Mulu Habtom Zerhoma, a wounded Eritrean, is evacuated from the scene of an attack in Beersheba, Israel. Israeli security officials said a 21-year-old Arab citizen of Israel, opened fire in a southern Israeli bus station, killing an Israeli soldier and wounding 10 people. Zerhoma died of his wounds after an Israeli security guard fired at him, apparently thinking he was an assailant. Security camera footage of the incident on Israeli news sites showed an Israeli security guard shooting the man as he crawled on the ground. Israeli news sites said the man was kicked by bystanders as he lay in a pool of blood.
JERUSALEM (AP) — An Eritrean migrant shot by an Israeli security guard and then attacked by bystanders who mistook him for an assailant in a deadly bus station attack has died of his wounds, hospital officials said Monday.
The mistaken shooting of the migrant seemed to capture the current climate of ratcheted up tensions among Israelis after weeks of seemingly random lone-wolf attacks by Palestinians.
Prime Minister Benjamin Netanyahu condemned the beating, telling members of his Likud Party that Israel is a "law abiding country."
"No one should take the law into their own hands," he said.
Police say that during Sunday night's attack, carried out by an Arab citizen of Israel, a security guard mistakenly identified the Eritrean man as a second attacker. He shot the migrant, and as he lay on the ground a mob of people cursed him, kicked him and hit him with objects.
Netanyahu offered condolences to the man's family, and police say they are reviewing security camera footage to identify and catch the people who beat the man.
"It's terrible," said Foreign Ministry spokesman Emmanuel Nahshon. "It shows you what a terrible situation we are in."
The daily newspaper Yediot Ahronot left no ambiguity as to why it thought the man was shot. An article in Monday's paper was headlined: "Just because of his skin color."
African migrants frequently complain of racial discrimination in Israel.
Israel's Interior Ministry identified the man as Haptom Zerhom, an Eritrean in his late 20s.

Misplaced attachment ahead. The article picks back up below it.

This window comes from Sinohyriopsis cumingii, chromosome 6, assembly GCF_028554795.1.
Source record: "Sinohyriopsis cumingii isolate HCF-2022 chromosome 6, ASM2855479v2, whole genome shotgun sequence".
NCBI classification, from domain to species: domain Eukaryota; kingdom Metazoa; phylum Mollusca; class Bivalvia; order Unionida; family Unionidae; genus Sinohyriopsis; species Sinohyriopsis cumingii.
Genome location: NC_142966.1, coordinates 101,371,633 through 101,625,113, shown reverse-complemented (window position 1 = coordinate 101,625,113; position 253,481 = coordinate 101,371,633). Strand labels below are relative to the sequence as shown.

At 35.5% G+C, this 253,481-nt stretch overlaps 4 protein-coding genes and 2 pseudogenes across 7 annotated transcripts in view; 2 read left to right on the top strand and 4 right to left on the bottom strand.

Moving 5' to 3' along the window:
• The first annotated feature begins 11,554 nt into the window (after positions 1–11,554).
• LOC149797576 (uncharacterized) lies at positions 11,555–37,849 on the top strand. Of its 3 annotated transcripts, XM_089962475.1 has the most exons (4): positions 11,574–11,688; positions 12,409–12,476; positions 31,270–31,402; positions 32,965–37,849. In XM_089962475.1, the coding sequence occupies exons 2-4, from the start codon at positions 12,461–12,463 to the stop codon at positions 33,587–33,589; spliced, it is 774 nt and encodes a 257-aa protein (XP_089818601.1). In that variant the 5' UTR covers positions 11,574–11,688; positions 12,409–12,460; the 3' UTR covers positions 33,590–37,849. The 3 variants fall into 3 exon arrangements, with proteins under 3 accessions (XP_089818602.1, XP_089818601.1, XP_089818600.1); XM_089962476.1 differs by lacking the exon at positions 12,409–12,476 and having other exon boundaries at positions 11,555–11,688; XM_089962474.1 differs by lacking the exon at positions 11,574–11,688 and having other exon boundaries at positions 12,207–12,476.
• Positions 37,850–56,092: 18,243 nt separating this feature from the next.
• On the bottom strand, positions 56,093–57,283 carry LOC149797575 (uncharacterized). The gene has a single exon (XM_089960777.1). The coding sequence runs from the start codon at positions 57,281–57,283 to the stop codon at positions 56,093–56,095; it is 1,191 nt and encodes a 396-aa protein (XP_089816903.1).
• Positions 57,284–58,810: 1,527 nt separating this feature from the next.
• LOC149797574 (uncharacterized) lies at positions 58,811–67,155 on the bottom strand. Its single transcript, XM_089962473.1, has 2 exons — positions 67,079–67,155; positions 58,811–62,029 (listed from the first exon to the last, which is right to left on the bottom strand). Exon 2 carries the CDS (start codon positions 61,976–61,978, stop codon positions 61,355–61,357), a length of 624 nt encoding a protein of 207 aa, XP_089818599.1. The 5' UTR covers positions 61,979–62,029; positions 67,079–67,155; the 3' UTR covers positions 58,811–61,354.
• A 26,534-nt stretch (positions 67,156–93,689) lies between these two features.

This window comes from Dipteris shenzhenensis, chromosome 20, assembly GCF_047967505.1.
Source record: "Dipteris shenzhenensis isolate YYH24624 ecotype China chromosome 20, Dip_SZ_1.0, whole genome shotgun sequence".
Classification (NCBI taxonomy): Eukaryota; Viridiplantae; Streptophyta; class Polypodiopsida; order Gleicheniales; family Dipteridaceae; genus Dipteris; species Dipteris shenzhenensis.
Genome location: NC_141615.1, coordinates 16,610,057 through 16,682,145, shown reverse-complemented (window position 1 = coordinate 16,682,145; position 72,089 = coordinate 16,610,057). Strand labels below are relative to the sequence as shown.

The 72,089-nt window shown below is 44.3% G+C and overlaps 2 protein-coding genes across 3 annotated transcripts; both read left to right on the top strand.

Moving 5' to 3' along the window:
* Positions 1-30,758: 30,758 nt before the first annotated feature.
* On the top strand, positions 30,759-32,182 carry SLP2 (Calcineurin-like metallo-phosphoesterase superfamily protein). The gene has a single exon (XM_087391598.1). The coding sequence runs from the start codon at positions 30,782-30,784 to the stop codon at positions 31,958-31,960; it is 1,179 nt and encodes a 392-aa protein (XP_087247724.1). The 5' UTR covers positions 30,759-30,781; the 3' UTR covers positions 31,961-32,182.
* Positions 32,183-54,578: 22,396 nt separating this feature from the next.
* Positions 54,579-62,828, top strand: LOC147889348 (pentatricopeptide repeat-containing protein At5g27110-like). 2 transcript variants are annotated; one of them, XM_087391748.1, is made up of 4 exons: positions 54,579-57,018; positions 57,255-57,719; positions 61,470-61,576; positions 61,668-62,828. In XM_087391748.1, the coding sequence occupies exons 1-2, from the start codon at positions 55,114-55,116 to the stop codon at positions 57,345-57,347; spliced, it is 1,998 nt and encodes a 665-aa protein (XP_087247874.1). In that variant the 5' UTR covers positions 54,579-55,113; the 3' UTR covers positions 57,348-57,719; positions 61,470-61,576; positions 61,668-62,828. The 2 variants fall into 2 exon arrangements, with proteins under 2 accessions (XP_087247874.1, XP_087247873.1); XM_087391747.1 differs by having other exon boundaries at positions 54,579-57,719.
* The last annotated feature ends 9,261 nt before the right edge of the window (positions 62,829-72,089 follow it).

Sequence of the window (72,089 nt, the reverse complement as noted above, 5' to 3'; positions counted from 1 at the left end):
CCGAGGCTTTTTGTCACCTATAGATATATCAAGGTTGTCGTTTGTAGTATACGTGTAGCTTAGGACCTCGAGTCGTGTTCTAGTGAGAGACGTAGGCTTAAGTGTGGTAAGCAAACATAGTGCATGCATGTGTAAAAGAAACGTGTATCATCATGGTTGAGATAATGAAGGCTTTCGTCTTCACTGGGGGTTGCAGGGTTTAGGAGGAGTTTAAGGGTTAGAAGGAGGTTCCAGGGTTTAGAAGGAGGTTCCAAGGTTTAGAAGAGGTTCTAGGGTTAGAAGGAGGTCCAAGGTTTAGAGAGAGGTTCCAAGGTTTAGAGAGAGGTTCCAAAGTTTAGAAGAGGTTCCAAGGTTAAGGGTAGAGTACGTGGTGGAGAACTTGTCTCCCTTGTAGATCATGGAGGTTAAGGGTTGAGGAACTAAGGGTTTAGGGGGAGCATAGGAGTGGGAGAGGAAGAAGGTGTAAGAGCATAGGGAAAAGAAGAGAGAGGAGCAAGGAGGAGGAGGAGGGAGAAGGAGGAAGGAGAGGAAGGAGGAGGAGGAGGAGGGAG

Dr. Nitza Neuman-Heiman, deputy general director of Soroka Medical Center, told Army Radio that Zerhom arrived at the hospital in "very serious condition" and died late Sunday from both gunshot wounds to the abdomen and the injuries sustained during attacks by bystanders.
The attack, at the central bus station in the southern city of Beersheba, was among the bloodiest in a monthlong wave of violence. A 19-year-old Israeli soldier was killed and nine people were wounded when an Arab assailant armed with a gun and knife opened fire. The attacker was shot dead by police.
Israeli news websites posted security camera footage that shows Zerhom crawling on the floor and a security guard shooting him. Footage also showed a mob of shouting Israelis crowded around the man as he lay in a pool of blood. A bench was rammed at him and he was kicked in the back of the head, as an Israeli officer and a few bystanders tried to protect him.
An Israeli identified only by the first name Dudu told Israeli Army Radio that he regretted participating in the attack on the Eritrean migrant.
"I understood from people he was a terrorist. If I would have known he wasn't a terrorist, believe me, I would have protected him like I protect myself," he said. "I didn't sleep well at night. I feel disgusted."